Teaching with Contemporary Art
Deconstructing Soft Power
The experience of seeing art in person cannot be replicated. Institutions like museums can deeply affect visitors, offering them rich reflections of history and culture, and thus museums can serve as dynamic teaching tools. Yet, due to the original nature of many museums, these institutions can also enable a singular perspective, of White privilege, which is reinforced through the denial of its existence. Because of this potential for social impact, we must acknowledge the soft power that museums hold. Soft power, as defined by the American political scientist Joseph Nye, is non-coercive.1 It acts as an invisible, manipulative force of influence, and it gains momentum when it goes unacknowledged. This same sentiment is reflected in the definition of the constructs of Whiteness and White privilege.2 As a museum educator, at the Denver Art Museum, I believe we have the responsibility both to recognize how museums can exhibit soft power as well as to create educational programs that challenge and can deconstruct that soft power.
Museums in the United States are beginning to adhere to an idea of new modernism, which is no longer exclusively White, European, and male.3 Many museums are working toward gender, racial, geographic, and socio-economic inclusivity, as represented by shows like Jordan Casteel: Returning the Gaze, Jeffrey Gibson: Like a Hammer, and Mi Tierra: Contemporary Artists Explore Place. Works by contemporary artists like these—and by Art21 artists such as Kerry James Marshall, Fred Wilson, John Feodorov, Brian Jungen, and Pedro Reyes—lend themselves to critical thinking and discussions of relevant social issues. These special exhibitions can be powerful, but they often exist as isolated, temporary displays among many permanent ones within one museum. If we do not create a structure to question the rest of the museum, we default to a Eurocentric way of seeing, understanding, and valuing. If we cannot acknowledge the soft power at work in our cultural institutions, we are empowering it.
In my role, reimagining what school experiences can be like at the Denver Art Museum, I explore how the practices of contemporary artists can inform the way we look at all art. What are contemporary ways of seeing? How can we help students to recognize soft power at work? What tools can we provide them to explore or challenge the contexts surrounding the artworks and the soft power of the museum? What tools are needed to help students identify a singular perspective? In order to dismantle the soft power at play, visitors must be able to recognize, acknowledge, and name it. It is important to teach this skill in our classrooms, to cultivate critical citizens.
While we educators are experimenting with this approach in practice, I am working to develop activities that encourage students to create new meanings of art by investigating the contexts and spheres of influence surrounding works of art and by applying experiences from their lives. My intention is that these activities will create a framework for students to develop new habits and modes of inquiry while offering participation with institutions, in taking advantage of art’s ability to reframe ways of seeing. We tested our first iteration of such socially focused school experiences with participating teachers. We presented the thesis of the exhibition, Natural Forces: Winslow Homer and Frederic Remington, along with a number of reproductions of artworks from the show. We used an adapted version of the visible-thinking routine developed by Project Zero, the Claim Support Question. Working in small groups, the teachers formulated arguments for and against the claim that these works of art represented the quintessential American spirit. To support or refute the claim with contextual evidence, teachers were provided primary sources from the time period, a variety of media such as newspaper clippings, folk songs, poetry, photographs, and videos. The supporting evidence was intentionally collected from multiple perspectives, including those from people whose voices might not be represented in the artwork. In this way, teachers were able to view the show with a critical eye and to construct their own narratives and meanings. This modification of the thinking routine enabled viewers to question the soft power that an exhibition or museum may not be acknowledging.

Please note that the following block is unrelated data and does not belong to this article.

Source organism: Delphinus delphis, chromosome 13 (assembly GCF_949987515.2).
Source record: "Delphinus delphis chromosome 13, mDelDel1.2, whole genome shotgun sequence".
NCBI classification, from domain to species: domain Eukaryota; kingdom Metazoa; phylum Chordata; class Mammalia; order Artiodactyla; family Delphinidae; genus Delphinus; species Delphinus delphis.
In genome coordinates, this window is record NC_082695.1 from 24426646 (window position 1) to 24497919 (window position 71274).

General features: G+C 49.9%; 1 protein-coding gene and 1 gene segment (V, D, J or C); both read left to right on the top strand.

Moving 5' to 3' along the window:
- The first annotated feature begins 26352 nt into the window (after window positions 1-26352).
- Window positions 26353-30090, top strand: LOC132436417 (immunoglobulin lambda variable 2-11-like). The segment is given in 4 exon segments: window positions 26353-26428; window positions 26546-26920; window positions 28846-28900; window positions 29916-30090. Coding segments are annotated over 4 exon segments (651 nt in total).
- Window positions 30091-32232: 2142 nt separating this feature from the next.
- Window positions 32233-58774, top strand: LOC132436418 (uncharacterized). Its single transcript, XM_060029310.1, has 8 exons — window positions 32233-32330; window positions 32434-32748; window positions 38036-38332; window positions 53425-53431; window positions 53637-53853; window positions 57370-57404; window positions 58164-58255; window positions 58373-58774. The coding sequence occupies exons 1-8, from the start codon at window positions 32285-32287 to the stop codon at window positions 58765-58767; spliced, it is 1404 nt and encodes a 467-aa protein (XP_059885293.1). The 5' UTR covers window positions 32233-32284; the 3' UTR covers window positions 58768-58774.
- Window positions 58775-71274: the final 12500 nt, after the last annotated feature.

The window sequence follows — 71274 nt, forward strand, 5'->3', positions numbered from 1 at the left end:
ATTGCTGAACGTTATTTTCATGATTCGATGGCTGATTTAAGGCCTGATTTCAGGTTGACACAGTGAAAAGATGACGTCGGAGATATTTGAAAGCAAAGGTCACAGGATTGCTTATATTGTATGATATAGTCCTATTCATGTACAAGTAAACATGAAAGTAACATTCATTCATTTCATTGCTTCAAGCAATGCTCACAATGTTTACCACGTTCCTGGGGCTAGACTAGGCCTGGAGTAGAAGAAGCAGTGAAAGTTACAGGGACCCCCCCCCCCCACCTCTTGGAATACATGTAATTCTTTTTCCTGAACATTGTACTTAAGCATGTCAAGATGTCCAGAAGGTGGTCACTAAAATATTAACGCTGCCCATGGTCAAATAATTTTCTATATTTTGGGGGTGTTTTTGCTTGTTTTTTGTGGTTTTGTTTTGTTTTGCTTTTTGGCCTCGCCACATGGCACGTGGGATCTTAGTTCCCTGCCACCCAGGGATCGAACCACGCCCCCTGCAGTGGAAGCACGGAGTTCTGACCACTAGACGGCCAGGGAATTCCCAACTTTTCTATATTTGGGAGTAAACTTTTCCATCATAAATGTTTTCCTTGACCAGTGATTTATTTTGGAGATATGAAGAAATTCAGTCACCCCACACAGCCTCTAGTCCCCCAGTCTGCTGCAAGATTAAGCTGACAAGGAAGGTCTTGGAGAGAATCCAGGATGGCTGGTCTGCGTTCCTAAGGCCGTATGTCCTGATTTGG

The protocol described above could be used in any museum and any classroom to teach students to challenge how things appear. How can teachers use this in their classrooms? When selecting a work of art or an exhibition for discussion, first ask: what is the unspoken message? Ask: which perspectives are being shared, which ones are not being shared, and what contextual influences have made this work of art important? Then, collect supporting documents that reveal a broader view of the possibly complex factors behind the creation of a work of art and its reception.
I hope that other educators will see value in using this method to deconstruct the soft power of institutions with their students—and in working toward dismantling this power. When we give students the time and space to thoughtfully support or refute a claim and come to their own conclusions, we empower the next generation of critical thinkers.
1 Joseph S. Nye, “Soft power,”” Foreign Policy 80 (1990): 153–71.
2 S. Ahmed, “A Phenomenology of Whiteness,” Feminist Theory 8, no. 2 (January 2007): 149–68.
Robin DiAngelo, White Fragility: Why It’s So Hard for White People to Talk About Racism (London: Allen Lane, an imprint of Penguin Books, 2019).
3 Hakan Topal, “Reimagining Museum Design, With Education at the Forefront,” Hyperallergic, December 19, 2019.